It is a great pleasure to follow Mr Grieve. Sir Nicholas Soames reminded us of the prayers that start each day. I do not know whether the right hon. and learned Gentleman set out with a desire to please, but I think his speech certainly did please many of us in the House.
I rise to support amendments (a) and (f), which were moved in compelling speeches by my right hon. Friend Margaret Beckett and, in this context, my right hon. Friend Sir Oliver Letwin. We need to remember that we have this opportunity to debate those two amendments for two reasons and two reasons only. First, the Government’s deal was defeated for a second time. We are discussing a motion in neutral terms, and we would not have had the chance to do that had it not been for the efforts of the right hon. and learned Member for Beaconsfield and many other people last summer. Secondly, the European Union decided to give us an additional two weeks.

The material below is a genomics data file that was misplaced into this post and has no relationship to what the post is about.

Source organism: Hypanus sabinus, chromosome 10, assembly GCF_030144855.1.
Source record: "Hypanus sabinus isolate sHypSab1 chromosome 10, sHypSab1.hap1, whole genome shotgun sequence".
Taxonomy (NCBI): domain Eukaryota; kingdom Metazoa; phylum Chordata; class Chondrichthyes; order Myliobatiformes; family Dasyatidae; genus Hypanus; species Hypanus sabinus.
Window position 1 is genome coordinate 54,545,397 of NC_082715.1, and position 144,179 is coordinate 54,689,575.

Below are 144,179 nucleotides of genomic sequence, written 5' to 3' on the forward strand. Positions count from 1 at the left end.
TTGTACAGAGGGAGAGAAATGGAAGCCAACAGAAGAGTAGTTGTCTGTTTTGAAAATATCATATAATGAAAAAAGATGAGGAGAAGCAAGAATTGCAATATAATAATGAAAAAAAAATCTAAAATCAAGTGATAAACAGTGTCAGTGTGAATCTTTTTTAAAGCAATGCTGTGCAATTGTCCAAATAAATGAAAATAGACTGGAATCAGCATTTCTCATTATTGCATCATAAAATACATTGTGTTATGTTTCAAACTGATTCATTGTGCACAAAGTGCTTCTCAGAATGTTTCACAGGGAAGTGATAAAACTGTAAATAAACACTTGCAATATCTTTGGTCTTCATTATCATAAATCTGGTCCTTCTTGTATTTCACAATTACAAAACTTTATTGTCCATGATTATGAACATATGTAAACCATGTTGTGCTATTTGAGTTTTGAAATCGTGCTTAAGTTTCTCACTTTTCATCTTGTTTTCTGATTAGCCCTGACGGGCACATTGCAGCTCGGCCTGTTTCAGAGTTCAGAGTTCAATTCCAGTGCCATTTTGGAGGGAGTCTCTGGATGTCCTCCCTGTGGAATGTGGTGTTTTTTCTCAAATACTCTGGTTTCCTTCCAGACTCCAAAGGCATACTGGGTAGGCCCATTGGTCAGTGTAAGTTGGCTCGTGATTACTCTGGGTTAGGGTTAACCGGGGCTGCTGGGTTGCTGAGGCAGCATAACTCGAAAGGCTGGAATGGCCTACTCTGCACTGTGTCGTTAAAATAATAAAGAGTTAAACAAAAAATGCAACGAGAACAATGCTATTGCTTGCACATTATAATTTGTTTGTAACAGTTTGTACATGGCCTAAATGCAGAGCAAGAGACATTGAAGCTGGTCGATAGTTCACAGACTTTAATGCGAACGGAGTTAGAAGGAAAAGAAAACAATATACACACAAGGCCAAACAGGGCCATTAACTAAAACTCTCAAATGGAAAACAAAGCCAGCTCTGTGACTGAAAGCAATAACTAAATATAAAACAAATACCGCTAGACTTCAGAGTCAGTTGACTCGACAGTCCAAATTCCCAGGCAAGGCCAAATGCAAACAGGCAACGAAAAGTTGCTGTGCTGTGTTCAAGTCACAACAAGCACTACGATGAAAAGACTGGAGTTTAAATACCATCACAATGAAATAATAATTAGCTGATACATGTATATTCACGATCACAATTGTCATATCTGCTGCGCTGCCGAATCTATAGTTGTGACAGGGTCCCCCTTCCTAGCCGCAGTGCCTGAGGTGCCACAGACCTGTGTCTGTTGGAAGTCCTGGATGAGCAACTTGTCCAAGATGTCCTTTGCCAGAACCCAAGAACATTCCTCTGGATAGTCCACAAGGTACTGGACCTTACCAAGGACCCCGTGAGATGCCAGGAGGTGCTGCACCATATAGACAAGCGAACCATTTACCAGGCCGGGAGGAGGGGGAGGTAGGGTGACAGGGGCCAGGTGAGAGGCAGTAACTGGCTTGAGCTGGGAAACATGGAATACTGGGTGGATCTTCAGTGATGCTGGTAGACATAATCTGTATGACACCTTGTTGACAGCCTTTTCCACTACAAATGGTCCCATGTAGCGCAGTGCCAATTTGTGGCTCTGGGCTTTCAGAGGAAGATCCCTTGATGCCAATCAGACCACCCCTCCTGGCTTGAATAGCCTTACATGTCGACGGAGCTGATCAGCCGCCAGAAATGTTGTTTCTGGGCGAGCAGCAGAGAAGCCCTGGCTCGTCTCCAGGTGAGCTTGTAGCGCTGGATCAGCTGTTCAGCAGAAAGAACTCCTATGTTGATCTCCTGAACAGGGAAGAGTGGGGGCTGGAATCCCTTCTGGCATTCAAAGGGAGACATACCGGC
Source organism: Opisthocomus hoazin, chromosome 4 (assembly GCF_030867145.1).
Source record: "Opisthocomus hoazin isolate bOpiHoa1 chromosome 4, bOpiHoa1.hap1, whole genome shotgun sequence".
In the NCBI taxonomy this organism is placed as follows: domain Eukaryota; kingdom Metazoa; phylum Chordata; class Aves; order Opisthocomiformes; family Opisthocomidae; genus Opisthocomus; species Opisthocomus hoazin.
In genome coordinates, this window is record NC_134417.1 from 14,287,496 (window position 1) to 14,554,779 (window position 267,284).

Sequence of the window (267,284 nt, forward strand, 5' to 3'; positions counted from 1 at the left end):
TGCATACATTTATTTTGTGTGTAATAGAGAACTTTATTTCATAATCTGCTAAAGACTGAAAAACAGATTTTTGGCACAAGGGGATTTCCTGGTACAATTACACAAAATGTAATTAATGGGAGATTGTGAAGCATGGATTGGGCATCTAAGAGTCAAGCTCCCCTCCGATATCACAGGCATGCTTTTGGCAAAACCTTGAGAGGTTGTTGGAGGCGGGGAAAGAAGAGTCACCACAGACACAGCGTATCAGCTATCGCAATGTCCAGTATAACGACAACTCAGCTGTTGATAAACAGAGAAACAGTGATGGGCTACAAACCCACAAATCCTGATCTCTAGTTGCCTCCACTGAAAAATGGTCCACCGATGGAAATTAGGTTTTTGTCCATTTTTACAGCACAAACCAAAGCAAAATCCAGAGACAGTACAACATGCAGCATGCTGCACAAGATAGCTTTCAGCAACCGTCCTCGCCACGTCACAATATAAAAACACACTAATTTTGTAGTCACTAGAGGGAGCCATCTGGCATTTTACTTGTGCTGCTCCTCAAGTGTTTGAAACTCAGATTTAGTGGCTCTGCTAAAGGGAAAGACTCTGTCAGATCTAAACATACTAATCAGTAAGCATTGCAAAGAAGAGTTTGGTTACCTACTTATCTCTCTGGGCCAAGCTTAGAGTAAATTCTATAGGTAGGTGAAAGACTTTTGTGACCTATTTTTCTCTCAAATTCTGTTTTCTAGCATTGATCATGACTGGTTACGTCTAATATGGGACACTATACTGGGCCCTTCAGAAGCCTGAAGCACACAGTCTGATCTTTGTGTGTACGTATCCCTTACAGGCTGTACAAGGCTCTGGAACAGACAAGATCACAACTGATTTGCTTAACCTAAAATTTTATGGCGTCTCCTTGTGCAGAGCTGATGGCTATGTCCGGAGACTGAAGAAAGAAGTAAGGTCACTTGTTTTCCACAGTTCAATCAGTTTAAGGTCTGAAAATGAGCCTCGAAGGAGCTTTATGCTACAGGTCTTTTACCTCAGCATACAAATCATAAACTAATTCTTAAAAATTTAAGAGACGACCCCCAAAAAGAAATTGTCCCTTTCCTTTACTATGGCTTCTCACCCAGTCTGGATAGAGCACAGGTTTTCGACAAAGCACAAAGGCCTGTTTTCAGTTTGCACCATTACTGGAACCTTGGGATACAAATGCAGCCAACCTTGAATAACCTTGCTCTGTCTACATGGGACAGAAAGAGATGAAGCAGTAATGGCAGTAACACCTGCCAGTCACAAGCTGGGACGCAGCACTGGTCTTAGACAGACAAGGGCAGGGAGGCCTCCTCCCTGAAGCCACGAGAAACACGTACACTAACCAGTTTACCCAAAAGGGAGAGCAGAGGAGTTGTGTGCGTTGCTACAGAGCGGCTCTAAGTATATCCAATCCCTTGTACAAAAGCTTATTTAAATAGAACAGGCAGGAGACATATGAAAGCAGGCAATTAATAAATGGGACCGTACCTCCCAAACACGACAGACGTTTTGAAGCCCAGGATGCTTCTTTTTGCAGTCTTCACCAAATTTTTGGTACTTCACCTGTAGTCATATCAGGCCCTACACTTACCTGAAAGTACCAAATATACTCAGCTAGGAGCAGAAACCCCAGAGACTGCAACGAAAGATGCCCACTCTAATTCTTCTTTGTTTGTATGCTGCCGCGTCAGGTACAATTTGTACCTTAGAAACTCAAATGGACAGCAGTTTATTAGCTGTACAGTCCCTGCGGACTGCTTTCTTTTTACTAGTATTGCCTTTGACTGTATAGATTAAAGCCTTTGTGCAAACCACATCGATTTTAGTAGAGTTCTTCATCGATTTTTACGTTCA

The fundamental problem, however, has not changed, which is the Government’s inability to get their deal through. Indeed, they are so lacking in confidence about their ability to win a third time that we are not entirely sure whether and when they will bring it back before the House. That means that, if nothing changes in 17 days’ time, either we will leave with no deal or the Government will have to apply for—and be granted by the European Union—an extension. The moment of danger has been delayed briefly, but it has not passed.